Yesterday, I talked about why we should look for a history of life on Mars, and had an article for SEED magazine to that effect. After all, we’ve made some recent geological finds that are surefire indicators of past liquid water on Mars, and possible indicators of past life.
While most of the article was about Mars’ history as a planet and the argument that in the past, it was much more Earth-like than it is today, I had one sentence that appears to have touched off a firestorm in the comments:
I don’t know whether there was life on Mars or not, but based on what I know about abiogenesis and early Martian conditions, I think there’s a good chance there once was.
Abiogenesis, the process and theory of life arising from non-life, is a very touchy issue for a lot of people, and it isn’t my specialty. So what am I doing talking about it?
Because this is a fundamental assumption that we make about the natural world. In all instances that we’ve observed, life only originates from pre-existing life. Yet at some point, there was certainly no life. It’s hard to imagine having life when your Universe is so hot you can’t even form atoms, isn’t it? So if we go back 13.7 billion years, close to the big bang, we know there was no life.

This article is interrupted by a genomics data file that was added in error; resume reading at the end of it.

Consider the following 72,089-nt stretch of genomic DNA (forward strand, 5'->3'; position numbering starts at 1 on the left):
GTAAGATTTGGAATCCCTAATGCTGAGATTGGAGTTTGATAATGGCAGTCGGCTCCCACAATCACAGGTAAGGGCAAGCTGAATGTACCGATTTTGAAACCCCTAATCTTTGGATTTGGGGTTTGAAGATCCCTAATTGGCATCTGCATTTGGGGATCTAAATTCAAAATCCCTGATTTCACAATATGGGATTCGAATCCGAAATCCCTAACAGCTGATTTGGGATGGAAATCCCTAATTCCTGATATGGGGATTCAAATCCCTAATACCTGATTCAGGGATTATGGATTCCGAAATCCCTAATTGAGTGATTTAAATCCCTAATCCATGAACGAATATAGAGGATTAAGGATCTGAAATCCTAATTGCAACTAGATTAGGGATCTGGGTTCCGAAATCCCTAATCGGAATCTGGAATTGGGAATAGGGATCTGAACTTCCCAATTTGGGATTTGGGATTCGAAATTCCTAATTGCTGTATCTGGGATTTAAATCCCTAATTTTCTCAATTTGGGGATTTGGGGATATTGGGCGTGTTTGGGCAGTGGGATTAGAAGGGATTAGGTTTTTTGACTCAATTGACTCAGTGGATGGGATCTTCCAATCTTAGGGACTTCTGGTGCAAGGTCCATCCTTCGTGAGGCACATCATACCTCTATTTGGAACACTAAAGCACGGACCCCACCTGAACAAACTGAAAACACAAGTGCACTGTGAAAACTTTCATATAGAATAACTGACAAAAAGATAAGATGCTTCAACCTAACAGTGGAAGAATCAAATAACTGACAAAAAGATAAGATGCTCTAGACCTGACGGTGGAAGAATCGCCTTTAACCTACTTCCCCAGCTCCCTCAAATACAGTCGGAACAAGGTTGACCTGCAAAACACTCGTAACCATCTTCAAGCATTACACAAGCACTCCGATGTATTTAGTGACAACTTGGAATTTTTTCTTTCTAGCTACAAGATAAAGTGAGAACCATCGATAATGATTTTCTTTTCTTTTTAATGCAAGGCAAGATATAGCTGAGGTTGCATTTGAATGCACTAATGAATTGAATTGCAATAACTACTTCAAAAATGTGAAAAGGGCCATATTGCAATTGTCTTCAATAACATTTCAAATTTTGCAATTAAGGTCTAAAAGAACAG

So there are a whole plethora of possibilities for its origin. The primordial soup on Earth, in the atmosphere, in space, on another planet, from a pre-existing star, etc. Abiogenesis is simply the idea that when life arose, it did so from non-life, through natural processes.
We have no idea how long it took (the oldest evidence for life on Earth points back at least 3.5 billion years), whether Earth started with life or not, or whether that life originated somewhere else. But we know that we have life now, and we know that at some point in the past, there wasn’t life in the Universe. So yes, I’ve made an assumption of abiogenesis. But is that unreasonable? Other than life originating supernaturally, is there any alternative? I suppose you could say it was brought here from another Universe, but then it had to originate in that Universe somehow. Unless it’s turtles all the way down, I don’t see it.
And as scientists, we operate under the assumption that the laws of nature govern the observable phenomena in the Universe. Including the origin of life. So this is an open scientific question, as to how life originated. That’s why people still study it. We can get to complex organic molecules from non-life, and we can get to a huge amount of complexity starting with simple life, but we don’t know how to go from complex organic molecules to life, yet. But I think it’s reasonable to assume that we must. Do you?